Not Your Ordinary Daffodil
Daffodils. The ultimate flower of spring. The March Birth Flower. A symbol of hope. Even the English romantic poet William Wordsworth have expressed appreciation to this bright and cheery bloom.
For oft, when on my couch I lie In vacant or in pensive mood, They flash upon that inward eye Which is the bliss of solitude; And then my heart with pleasure fills, And dances with the daffodils.
What’s not to love about daffodils? Always a welcomed sight in the garden, easygoing daffodils will grow almost anywhere and they multiply quickly. They’re present every spring and will bloom reliably for years and years. Some floral designers will cringe at the “common” beauty of daffodils only because they instantly think of the typical and easily recognizable yellow-colored trumpet bell blooms. But did you know that the American Daffodil Society has 13 different official classifications or divisions of this flora from the genus Narcissus? Yes, daffodils do come in many incredible shapes, sizes, forms, scents, and colors. Get to know four of the more unusual and uncommon daffodils and see why these varieties deserve more attention than they have so far received.
Prefer Daisies - check out our range here.
Most daffodils have flat leaves but jonquils have thinner, tube-shaped, rush-like leaves in dark green. These are strongly fragrant daffodils with at least one to five flowers per stem. The petals are wide and swept back and the cups are short. This showy daffodil requires full sun and a moist but well-drained soil. Jonquils or jonquilla narcissus come in different varieties. The petals of jonquils only grow in yellow shades. The cups can be pale pink, yellow, white-rimmed cream-colored, or orange to orange-red.
These are not carnations. Double daffodils come with an unusual shape for a daffodil. Consider them the show-offs in the Narcissus world. The petals are filly with doubling of segments or corona/cup, or both. These come in charming shades of peach and pink, also in white, and some are bi-colored. Their incredibly romantic look makes them perfect for your home’s garden. Grow them in borders, around shrubs, in containers, or even in indoor pots. Check out Narcissus ‘Delnashaugh’ for its creamy white outer petals interspersed with ruffled apricot-pink segments. Another eye-catching double daffodil is the Narcissus ‘Flower Drift’ with a warm orange-yellow center. The sweetly scented Narcissus ‘Replete’ is another must-plant for its pinkish coral center and double rows of white petals.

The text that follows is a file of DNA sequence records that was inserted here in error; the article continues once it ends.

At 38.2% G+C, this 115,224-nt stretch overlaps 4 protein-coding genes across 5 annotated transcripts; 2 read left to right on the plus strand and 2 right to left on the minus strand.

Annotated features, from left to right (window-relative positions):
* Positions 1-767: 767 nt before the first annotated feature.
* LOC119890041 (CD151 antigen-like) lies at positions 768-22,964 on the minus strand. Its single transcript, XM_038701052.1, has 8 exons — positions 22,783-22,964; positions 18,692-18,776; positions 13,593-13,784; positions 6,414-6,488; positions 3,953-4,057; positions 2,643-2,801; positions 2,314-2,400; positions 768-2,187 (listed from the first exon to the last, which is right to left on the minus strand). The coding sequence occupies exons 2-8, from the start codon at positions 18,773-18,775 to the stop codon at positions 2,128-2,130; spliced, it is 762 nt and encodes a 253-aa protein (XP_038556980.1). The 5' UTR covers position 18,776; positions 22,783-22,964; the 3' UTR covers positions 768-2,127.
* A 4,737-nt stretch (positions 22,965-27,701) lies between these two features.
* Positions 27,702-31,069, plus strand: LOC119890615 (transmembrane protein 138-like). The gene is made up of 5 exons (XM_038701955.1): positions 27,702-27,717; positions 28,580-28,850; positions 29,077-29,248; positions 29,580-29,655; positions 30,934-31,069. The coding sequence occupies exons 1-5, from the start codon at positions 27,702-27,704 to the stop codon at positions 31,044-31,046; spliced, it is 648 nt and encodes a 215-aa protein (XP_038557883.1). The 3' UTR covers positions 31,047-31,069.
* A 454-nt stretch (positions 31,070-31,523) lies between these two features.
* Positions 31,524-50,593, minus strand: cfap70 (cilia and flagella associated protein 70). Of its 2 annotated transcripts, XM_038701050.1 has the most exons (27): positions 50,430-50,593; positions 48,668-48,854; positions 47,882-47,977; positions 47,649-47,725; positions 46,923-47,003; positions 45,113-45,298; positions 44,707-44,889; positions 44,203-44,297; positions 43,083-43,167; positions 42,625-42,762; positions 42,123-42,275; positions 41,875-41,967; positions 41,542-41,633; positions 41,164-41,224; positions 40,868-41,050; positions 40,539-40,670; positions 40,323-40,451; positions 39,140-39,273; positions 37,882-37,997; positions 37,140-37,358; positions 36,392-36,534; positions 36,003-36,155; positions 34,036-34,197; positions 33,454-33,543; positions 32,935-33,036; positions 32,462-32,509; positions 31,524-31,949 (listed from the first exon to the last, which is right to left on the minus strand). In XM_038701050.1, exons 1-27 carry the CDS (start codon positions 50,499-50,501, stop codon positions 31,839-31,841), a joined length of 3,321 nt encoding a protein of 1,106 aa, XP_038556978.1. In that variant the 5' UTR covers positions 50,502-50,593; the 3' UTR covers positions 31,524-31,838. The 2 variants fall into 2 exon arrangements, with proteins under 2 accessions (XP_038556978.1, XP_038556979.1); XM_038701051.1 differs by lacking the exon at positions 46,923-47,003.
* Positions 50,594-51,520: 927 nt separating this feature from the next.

There is also the Narcissus ‘Tahiti’ which is an award-winning double daffodil with prolific large flowers and golden yellow petals plus ruffled interiors in striking vermillion.
Prized for their heavy flower bearing of up to 20 flowers to a stem and a strong scent, tazetta daffodils would make a lovely addition to any garden. You’ll most likely catch its fragrance first before you see the blooms. These only grow up to 18 inches tall and they can thrive on most soils under full sun or light shade. Plant them in beds, borders, or containers, in naturalized areas, or under deciduous trees.
The popular The Paperwhite Daffodil is a tazetta narcissus.
Also called Pheasant’s Eye, Poeticus Daffodils feature petals in pure white with a short disc-shaped corona or central cup. The corona usually displays a light yellow center with slightly green tinge and a red rim. This unique daffodil is very fragrant. In southern France and the Netherlands, poet’s daffodil is cultivated for its essential oil to be used in perfumes. Great in the garden, this daffodil type is easy to grow. It will grow in full sun or partial shade in moist, well-drained soil. Narcissus ‘Actaea’ is a poeticus daffodil that makes excellent cut flowers. Another poeticus variety is Recurvus with reflexed petals and a spicy fragrance.
No posts found